The entrance of the Adler Planetarium. Note the large poster advertising the planetarium’s premier sky show, Destination Solar System, on the left, while on the right a poster advertises the popular exhibition for young children, Planet Explorers. Photo Nick Lomb
At the beginning of July 2014 I visited one of my favourite places in the world, the Adler Planetarium in Chicago. Like the Griffith Observatory in Los Angeles that I had visited two days earlier, it is spectacularly located though not on hills but on a small peninsula jutting into Lake Michigan with a wonderful view of the Chicago skyline.
Again like Griffith Observatory, it has been extended relatively recently. Instead of digging underneath the original heritage building the Adler Planetarium was extended with a glass Sky Pavilion that opened in 1999 and provided extra space with great views for exhibitions and a cafeteria.
A panorama of the Adler Planetarium and the Chicago skyline visible from there. Click on the image for a larger view (same with the other images in this post). Photo Nick Lomb
There have been more recent developments as well. Soon after my last visit in 2011 the new Grainger Sky Theatre opened; this 300-seat sky theatre is believed to be the most sophisticated in the world. Its 20 projectors are controlled by two supercomputers, 46 servers and 42 Nvidia Quadro GPUs (graphic processor units) and provide a screen image of 8000 by 8000 pixels or 64 megapixels. This image, which is refreshed 30 times a second, is sharper than the resolution of the human eye.
To experience the Grainger Sky Theatre I booked our little group into seeing the Adler’s premier show, Destination Solar System. It was not cheap, as to see it is necessary to purchase Anytime All Access passes at $34.95 adults and $29.95 for children. Still it is worth the cost for the 30-minute show plus the pass allows viewing all other shows at the planetarium together with all the exhibits.
The Adler Planetarium can be seen (circled) in this view from the Chicago Skydeck, on the 103rd floor of the Willis (formerly Sears) Tower, which is the second tallest building in the United States. Photo Nick Lomb
To my pleasant surprise the show was very much designed with young children in mind and perfectly suited the three 8 to 11 year olds in our group. The fun began in the entrance foyer as we waited to be allowed into theatre. We were told that it is the year 2096 and we were about to undertake a tour of the highlights of our solar system. Inside, after the theatre filled the show began with the blast off into space. There was a live guide Jesse who wandered among the audience telling us about what we were seeing, all the while bantering with both members of the audience and the spaceship’s computer Max.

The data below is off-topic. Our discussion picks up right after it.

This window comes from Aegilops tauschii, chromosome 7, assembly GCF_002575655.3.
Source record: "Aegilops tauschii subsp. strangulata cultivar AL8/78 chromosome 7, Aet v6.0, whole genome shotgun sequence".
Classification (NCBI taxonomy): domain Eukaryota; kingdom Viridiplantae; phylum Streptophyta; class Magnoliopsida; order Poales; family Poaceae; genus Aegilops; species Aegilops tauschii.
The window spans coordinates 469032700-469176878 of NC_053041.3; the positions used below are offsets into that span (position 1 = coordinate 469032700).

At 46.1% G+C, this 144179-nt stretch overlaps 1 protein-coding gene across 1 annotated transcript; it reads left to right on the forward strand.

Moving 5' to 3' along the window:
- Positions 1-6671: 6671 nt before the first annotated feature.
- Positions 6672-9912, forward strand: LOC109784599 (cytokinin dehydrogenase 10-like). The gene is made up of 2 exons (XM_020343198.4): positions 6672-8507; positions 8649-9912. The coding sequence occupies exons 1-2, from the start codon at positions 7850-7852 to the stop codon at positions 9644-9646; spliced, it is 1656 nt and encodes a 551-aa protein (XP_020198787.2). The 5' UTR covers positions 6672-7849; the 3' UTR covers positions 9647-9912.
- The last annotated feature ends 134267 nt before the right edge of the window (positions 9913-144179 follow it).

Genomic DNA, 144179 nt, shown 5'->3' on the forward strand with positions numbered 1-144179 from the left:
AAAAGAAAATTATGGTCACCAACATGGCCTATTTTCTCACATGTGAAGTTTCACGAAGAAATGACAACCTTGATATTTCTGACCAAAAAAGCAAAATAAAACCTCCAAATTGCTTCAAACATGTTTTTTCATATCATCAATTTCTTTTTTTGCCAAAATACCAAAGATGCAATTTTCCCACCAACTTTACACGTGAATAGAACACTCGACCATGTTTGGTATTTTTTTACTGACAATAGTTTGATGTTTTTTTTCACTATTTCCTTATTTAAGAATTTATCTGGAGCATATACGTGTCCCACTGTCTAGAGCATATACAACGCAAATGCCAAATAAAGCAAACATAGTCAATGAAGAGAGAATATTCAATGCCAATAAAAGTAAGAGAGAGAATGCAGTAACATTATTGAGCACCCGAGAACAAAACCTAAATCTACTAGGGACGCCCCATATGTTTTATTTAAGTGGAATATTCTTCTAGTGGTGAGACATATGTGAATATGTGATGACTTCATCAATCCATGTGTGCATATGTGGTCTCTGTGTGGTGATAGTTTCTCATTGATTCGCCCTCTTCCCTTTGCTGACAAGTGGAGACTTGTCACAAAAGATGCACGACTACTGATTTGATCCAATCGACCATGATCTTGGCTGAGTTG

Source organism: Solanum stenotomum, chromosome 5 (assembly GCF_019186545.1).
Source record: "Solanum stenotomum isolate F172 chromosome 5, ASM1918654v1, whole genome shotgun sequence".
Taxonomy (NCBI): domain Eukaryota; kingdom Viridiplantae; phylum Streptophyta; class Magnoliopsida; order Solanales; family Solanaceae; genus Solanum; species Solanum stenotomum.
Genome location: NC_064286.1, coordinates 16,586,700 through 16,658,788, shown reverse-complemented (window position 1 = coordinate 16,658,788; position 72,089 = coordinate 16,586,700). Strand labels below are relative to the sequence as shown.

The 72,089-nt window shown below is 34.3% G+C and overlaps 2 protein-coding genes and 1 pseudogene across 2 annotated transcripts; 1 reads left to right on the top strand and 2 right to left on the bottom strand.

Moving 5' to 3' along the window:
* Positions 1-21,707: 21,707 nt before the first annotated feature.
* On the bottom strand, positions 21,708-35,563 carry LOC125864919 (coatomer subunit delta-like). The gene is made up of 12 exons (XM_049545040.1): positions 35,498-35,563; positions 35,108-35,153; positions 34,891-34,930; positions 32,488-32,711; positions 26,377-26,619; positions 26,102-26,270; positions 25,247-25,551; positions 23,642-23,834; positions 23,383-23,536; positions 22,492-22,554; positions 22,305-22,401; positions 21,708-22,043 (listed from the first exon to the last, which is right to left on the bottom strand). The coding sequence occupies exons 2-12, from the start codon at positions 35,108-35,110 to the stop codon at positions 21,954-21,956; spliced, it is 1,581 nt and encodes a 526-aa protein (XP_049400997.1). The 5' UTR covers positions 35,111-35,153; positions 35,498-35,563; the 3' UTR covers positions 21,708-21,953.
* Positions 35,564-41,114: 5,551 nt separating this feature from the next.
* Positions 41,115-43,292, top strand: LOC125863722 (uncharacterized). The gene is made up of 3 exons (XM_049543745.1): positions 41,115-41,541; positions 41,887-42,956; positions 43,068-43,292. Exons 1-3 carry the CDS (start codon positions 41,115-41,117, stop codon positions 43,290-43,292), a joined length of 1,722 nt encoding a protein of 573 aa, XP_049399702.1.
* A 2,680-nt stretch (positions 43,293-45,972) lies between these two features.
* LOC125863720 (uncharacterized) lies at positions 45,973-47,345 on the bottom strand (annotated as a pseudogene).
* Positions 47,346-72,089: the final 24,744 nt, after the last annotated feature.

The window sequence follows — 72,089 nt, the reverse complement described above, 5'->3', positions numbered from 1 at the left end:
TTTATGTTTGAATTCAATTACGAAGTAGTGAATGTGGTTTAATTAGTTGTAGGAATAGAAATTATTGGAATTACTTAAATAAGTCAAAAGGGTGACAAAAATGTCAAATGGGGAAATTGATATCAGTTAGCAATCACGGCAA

The images were truly impressive with sights ranging from the surface of the Moon to activity on the Sun’s visible surface together with visits to Titan, Mars and the asteroid belt. Certainly all the highlights in the solar system were visited. At one stage there was a serious problem with our spaceship and Jesse heroically had to make an emergency repair (I do not want to give too much away). No surprise that the three children in our group loved the show.
I wondered about Jesse as he seemed far too good an actor to be a usual planetarium presenter. A little subsequent research told me that there are six Jesses, or possibly three Jesses and three Jessies as three are male and three female. They are all actors with experience in improvisation and were given some astronomical training by the Adler staff.
We did see another of a number of shows on offer at the Adler Planetarium, but Destination Solar System is highly recommended, especially for those with children in tow. Presented in a state-of-the-art sky theatre, the show is fun and in a refreshingly new style.
I gave a public lecture at the Adler called ‘Looking up from Down Under ‘. Huge audience – and they paid me 🙂 however I couldn’t find a bank outside Chicago which would cash the cheque.
Magic place! Glen
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